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groundless Stories to account for it ; seeing this is now thing but what is agrecable to the ancient Divinity, and the usual Sentiments of most Nations in the World. And so as for the Earth-quake, or shaking of the Mountain, it is no more than what all Nations have thought has come to pass at the Presence of God. As Pfal. lxviii. 8. The Earth book, the Heavens also dropped at the Prefence of God. And Pfal. civ. 32. He looketh on the Earth, and it trembleth. And Virgil in his Description of the Ape proach of Phoebus, does in a manner but translate the Words of Mofes.

tremere omnia visa repente,
Liminaque Laurusque Dei : totusque moveri
Mons circum, á mugire adytis cortina reclufis,

all Things do feem to quake, .. .
The Doors and Laurels of the God do fbake' ; ' :
The tott'ring Mountain moves in Eddies round
And from the Curtain creeps a hollow Sound. :

So whenever the Coming of Hecate is described, as in Theocritus's Pharmaceutria, &c. Qr when any great Deity appears, as that great Demogorgon which Lucan mentions, Lib.3, the Earth is always said to tremble.

paretis, an ille
. Compellandus erit, quo nunquam terra vocata
: Non concussa tremit

But after all, here was not the least Ground to fufped any Deceit in this wonderful Occurrence; for Mofes deals very openly with the Ifraelites in this Matter, and suffers them to come up into the Mountain after the Lord had departed thenice. And there is a Signal given them when they shall venture to come. When the Trumpet foundet h long, they shall come up to the Mount, Exod. xix. v. 13,

Now

Now if there had been any Thing of this pretended Vula cano in the Mountain that Moses had cheated them with, to be sure Moses had forbid them to come up to the Mountain altogether; for their viewing those natural Eruptions afterwards would have laid open the Cheat as much, as if they had been present, when Moses gave out he was receiving his Law from God, who exhibited him felf in that Appearance.

Phil. But still, Credentius, there is another of this Leo gislator's A&ions, which sticks much in my Stomach ; and that is his making the Jews believe, that by a divine Power he turned the Waters of the Red-Sea into two folid Walls standing up on each side of the Ifraelites, to let them pass through upon the dry Ground. But to say nothing of the Pleasantness of this Miracle : Methinks this was but a Cast of the Legislator's Cunning, to coin a Miracle out of the Sea's Low-water. For it is a Tra. dition among the Ægyptians, that Moses being a little more subtile than the ignorant Fews, or the Ægyprians which pursued him, understood the exact Time of the Tide of that Sea, and so carried over upon the Ebb his People safe, whilst the Ægyptians were lost for lack of better Observation. * Which Thought so wrought upon the learned Fosephus, that he allowed the same to be done by Alexander, in passing the Pamphylian Sea.' Or how. ever this Miracle is much lessened, if we assert with a great many of the Divines, that the Ferws did not cross the Sea ; but only went in a little Way, and came out again on the fame Side; and then ignorant Folks that lived far off from the Sea, might be imposed upon at the fame Rate, every Time 'tis Low-water with us.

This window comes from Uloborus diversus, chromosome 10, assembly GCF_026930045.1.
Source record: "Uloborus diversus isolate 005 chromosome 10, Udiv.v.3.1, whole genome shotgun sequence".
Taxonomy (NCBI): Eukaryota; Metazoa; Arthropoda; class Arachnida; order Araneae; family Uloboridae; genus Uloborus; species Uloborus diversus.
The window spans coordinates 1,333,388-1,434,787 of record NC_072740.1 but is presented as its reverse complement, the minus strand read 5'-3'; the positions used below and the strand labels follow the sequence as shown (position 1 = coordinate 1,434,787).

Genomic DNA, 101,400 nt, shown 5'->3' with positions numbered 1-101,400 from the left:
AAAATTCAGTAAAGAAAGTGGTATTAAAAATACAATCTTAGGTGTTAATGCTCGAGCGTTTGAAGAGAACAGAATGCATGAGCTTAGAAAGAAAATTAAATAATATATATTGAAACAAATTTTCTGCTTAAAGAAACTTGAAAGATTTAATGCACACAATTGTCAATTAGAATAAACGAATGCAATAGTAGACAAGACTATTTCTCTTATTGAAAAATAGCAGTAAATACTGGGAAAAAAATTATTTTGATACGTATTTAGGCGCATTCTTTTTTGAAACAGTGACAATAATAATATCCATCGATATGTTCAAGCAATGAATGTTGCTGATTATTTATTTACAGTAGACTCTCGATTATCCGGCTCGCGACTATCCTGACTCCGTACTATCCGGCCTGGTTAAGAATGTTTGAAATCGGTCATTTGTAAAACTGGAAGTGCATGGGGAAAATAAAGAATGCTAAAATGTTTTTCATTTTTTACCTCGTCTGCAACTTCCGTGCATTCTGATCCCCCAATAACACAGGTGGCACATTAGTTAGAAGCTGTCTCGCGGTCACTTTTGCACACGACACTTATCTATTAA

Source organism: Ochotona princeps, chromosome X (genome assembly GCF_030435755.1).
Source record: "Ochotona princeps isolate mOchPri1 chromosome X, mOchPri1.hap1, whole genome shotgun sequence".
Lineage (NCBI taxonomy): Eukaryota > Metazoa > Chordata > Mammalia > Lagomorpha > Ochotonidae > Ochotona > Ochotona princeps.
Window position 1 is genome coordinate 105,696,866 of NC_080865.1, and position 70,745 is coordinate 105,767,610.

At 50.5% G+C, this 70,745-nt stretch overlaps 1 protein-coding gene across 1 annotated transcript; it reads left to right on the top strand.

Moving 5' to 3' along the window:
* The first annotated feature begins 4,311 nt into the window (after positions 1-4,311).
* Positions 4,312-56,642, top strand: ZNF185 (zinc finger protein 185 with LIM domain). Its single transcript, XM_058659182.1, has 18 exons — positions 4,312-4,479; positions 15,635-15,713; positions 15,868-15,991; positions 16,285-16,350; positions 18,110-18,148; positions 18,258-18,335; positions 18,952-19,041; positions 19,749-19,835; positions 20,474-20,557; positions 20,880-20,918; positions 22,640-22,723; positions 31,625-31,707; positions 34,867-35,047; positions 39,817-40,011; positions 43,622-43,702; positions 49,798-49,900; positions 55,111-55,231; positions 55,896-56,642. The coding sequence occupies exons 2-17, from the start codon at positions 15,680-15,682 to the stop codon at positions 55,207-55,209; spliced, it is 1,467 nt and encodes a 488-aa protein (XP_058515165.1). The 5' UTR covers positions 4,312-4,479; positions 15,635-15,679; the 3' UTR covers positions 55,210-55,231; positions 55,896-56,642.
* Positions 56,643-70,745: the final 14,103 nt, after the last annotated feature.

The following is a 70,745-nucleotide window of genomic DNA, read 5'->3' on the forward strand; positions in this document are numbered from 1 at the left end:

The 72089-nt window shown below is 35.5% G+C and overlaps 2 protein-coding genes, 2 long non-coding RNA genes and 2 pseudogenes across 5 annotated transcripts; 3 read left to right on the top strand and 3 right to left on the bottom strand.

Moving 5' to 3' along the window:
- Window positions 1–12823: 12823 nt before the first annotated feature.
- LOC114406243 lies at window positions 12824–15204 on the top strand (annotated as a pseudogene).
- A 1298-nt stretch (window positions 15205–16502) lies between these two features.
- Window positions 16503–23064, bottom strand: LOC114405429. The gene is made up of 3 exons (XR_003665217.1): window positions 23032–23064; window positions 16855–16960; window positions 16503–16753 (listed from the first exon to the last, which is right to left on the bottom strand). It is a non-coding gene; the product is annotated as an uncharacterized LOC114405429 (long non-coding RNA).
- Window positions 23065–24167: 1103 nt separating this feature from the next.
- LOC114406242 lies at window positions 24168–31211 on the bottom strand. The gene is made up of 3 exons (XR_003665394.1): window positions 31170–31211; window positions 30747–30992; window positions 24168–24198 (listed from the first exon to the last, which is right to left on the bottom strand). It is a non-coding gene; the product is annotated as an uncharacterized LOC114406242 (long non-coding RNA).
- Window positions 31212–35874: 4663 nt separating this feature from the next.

Cred. It is a Wonder at this Time of Day that you witty Gentlemen, who are endeavouring to settle all Things upon a new Bortom, should he beholden to one of old Porphyry's Cavils to bespatter our Religion; or to an idle Tale of the Ægyptians. But in answer to these Insinuations,

* Ant. Lib. 2. Cap . .::T4

s. I am

The Ifrae- . 1. I am of Opinion, there is no Reason to think, but lites did not that the Ifraelites passed quite through the Chanel of the pass rounds

ng Sea from one Shore to the other. For the only Reason the Head of of the Si- which gave Rise to the other opinion, was the Relation nus. of the Journeys of the People, Numb. xxiii. where, v.6.

it is said that they departed from Succoth, which is on the

Ægyptian's Side of the Red-Sea, and pitched in Etham, and from thence moved to Pi-hahiroth, paffed through the midst of the Sea into the Wilderness, and so went three Days

Fourney into the Wilderness of Etham. Whence they cons clude that Etham, and the Wilderness of Ethan, must needs be on the fame Side of the Sea ; and consequently the Fews did not march cross the Sea, but only through one Side of it, in a Semi-circle, and out again a little higher on the fame Side. But this is contrary to the express Words of Scriptnre, which say, they paffed through the Middle of the Sea. 'And as for the Difficulty about Es tham, that is fairly solved, by allowing only two Ethams, the onea Town which they encamped at, on the Ægyptian Side, the second on the Arabian Side, a Wilderness. In: stances of which are common enough in Scripture and prophane Histories. But if we must needs have the Wilderness of Erbam denominated from the Town, Mr. Le Clerc * has ingeniously guessed that Etham, the Town, was situated nigh the upper Part of the Sinus Arabicus, and gave Denomination to a great Desert which surrounded the Head of that Bay, and reached down a considerable Way on both sides.' So that tho they marched from the Wilderness of Etham cross the Bay, they would be